Resources for Senior Pet Owners & Adopters
Owning an aging animal comes with special considerations. Below are some tips to help senior pet owners appropriately care for (and keep!) their senior pets. If additional help is needed, please visit the Citizens for a No-Kill Philadelphia Community Pet Help Desk, which is designed to help keep families and their pets together during times of hardship.
Common Medical Considerations
Frequency of Veterinary Care
As your pet ages, it’s a good idea to make vet visits more frequent. Many experts recommend that a healthy senior animal see the vet every 6-12 months for a thorough examination and early detection screenings. Remember to explore the low-cost veterinary care options in the Philadelphia area.
Watch their diet! Obesity can have damaging effects on joints and can take as much as two years off your pets’ life! Consider feeding your pet a food formulated just for seniors and be sure not to overfeed or spoil your senior with treats and table food.
Physical exercise is important for dogs and cats of all ages in order to maintain a healthy weight! Since every animal is different, energy levels will vary. It's important to find the level of activity right for your pet so he or she is remaining active, but not overdoing it which may cause injury.
Some senior dogs may need more exercise than others and will enjoy taking long walks with their families. Others may not have the energy to pull off a long trek and would prefer a cruise up and down the street. While adult and senior cats still love to play, chase and even fetch, it’s important to remember that they may not be as flexible as their younger counterparts.
Just like in humans, with age comes stiff joints and arthritis. It’s a good idea to start your older pet on a daily joint supplement to keep joints loose and feeling good. Stairs may be difficult for your senior to maneuver. If you notice him avoiding the stairs or going to the bathroom in lower levels of your home, he or she may be trying to avoid having to go up or down stairs. Consider moving his food bowls, beds, and for cats, their litter box, to the first floor of your home.
Old pets have old teeth. Dental health is very important and cracked teeth can be very painful and may cause your pet to stop eating or act out. Be sure to check in with your veterinarian to see when your pet may need a cleaning or tooth extraction.
Grooming is a must. Long nails can be painful for dogs to walk on. It’s important to keep your dogs’ nails trimmed. Matting on cats can also be very painful and cause your cat to not act like himself. If you’re not comfortable with grooming your pet yourself, ask your veterinarian to do it during office visits or visit your local groomer! Remember, a dog and cat usually won't stop grooming himself out of the blue. If your pet has stopped taking care of his or her coat, a trip to the vet is in order to rule out a pain or mobility issue.
Stress levels can play a big part in your pets' overall health and behavior. Additionally, pets, especially cats are creatures of habit. Personal grooming and using the litter box or yard comes as second nature to adult and senior pets. If you notice your dog or cat not doing these things, remember that he is not doing these things out of spite. Take some time to determine what has changed in your household that might be causing stress to your companion, such as new or rearranged furniture, addition of a new family member, change in schedule, and so on. Take a visit to your vet to rule out any medical issues.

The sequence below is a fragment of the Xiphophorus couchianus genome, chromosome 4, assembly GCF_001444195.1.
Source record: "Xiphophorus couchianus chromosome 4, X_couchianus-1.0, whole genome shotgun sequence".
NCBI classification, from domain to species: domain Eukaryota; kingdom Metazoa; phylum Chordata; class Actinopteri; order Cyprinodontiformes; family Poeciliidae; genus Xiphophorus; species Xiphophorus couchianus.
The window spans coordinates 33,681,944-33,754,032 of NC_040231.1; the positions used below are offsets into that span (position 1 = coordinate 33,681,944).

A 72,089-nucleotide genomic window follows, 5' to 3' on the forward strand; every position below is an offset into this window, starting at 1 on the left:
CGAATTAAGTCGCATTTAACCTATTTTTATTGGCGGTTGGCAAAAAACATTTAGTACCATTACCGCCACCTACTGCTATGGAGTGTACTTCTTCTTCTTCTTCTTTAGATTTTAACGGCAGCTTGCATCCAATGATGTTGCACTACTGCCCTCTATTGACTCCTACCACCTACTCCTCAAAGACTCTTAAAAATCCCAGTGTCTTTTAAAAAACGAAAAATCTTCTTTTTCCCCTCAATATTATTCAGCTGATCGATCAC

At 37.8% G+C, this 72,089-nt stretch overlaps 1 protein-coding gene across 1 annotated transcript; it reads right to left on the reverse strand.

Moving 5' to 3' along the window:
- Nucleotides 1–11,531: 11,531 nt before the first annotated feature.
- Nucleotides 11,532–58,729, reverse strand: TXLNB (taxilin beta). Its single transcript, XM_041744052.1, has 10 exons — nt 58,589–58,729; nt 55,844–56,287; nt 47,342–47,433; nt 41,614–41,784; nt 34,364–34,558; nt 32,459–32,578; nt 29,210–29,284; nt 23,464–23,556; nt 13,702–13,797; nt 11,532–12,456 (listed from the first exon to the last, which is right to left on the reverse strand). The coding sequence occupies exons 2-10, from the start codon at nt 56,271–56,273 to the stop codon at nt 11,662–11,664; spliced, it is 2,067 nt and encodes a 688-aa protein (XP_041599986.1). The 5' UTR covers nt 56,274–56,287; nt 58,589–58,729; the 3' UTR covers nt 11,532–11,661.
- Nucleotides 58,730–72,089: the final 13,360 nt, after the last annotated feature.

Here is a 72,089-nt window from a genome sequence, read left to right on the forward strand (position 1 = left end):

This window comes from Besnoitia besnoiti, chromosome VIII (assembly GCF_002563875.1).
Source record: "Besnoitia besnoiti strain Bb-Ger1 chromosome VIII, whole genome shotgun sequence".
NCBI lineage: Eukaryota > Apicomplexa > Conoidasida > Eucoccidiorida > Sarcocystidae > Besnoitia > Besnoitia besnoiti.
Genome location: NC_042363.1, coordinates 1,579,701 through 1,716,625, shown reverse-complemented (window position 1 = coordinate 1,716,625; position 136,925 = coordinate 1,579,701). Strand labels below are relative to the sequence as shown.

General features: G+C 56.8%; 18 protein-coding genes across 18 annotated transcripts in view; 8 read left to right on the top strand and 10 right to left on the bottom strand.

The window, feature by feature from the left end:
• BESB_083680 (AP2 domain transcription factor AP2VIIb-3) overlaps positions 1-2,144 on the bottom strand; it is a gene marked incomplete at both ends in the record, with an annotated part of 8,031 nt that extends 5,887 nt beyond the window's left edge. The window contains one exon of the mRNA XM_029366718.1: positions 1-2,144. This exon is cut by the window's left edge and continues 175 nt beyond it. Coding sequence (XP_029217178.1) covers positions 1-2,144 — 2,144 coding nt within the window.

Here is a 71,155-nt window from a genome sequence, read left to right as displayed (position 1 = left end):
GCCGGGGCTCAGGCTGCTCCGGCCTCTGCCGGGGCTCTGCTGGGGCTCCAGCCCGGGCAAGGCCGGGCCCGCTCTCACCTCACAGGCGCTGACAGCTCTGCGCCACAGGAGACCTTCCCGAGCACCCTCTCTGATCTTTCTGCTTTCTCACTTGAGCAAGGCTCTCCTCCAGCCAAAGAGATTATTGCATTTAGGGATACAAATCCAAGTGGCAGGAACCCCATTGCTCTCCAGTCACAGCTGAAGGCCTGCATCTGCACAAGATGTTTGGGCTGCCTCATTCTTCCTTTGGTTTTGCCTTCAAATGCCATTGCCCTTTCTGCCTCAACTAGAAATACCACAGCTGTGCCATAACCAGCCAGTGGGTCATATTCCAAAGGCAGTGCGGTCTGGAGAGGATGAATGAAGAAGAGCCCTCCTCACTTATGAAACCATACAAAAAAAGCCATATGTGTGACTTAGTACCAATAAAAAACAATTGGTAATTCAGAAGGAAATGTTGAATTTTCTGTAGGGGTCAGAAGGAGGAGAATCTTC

Let sleeping dogs (and cats) lie! Remember, your pet is aging! Even we humans don't have the same energy level we did during our adolescence. As your pet ages, he may need longer nap times in between playtime with your children or other pets. Be sure they are mindful of his space and give him the time he needs to rest. He’ll let you know when he’s ready for the next play session!
Remember to always supervise pets and children to ensure appropriate interactions and to avoid injuries!
Potential Behavioral Changes
Medical issues and behavior changes tend to be one of the most common reasons owners feel the need to give up their pets as they age. There is a very good chance that behavioral changes can be attributed to one of the medical considerations above. Oftentimes, these medical and behavioral needs can be addressed and remediated quickly and inexpensively. Before re-homing or surrendering your older pet to the shelter, consider consulting a veterinarian to rule out any new medical issues.
You can seek behavioral assistance through the Citizens for a No-Kill Philadelphia Community Pet Help Desk.
Re-homing or Surrendering a Senior Pet
It can be traumatic for both pets and their owners when having to surrender a pet to the shelter. Senior pets tend to be the most "at risk" once in the shelter and may face euthanasia due to their age or health. But oftentimes, families do not feel they have any other option. Before surrendering your pet to the shelter, please reach out to firstname.lastname@example.org or call (484) 466-2913. Citizens for a No-Kill Philadelphia would be happy to help try to find a solution or alternate arrangement that works for both you and your pet.
The Community Help Desk can provide:
Surrendering a Pet to City of Elderly Love
Please note: City of Elderly Love does not have a physical shelter location, but instead uses a network of experienced foster homes to house our adoptable and hospice care pets. The rescue can only accept a new animal when a foster home spot is available. Please complete an owner surrender request form here and a City of Elderly Love representative will reach out as soon as possible.
Beau was adopted at the age of 11 without entering the shelter system.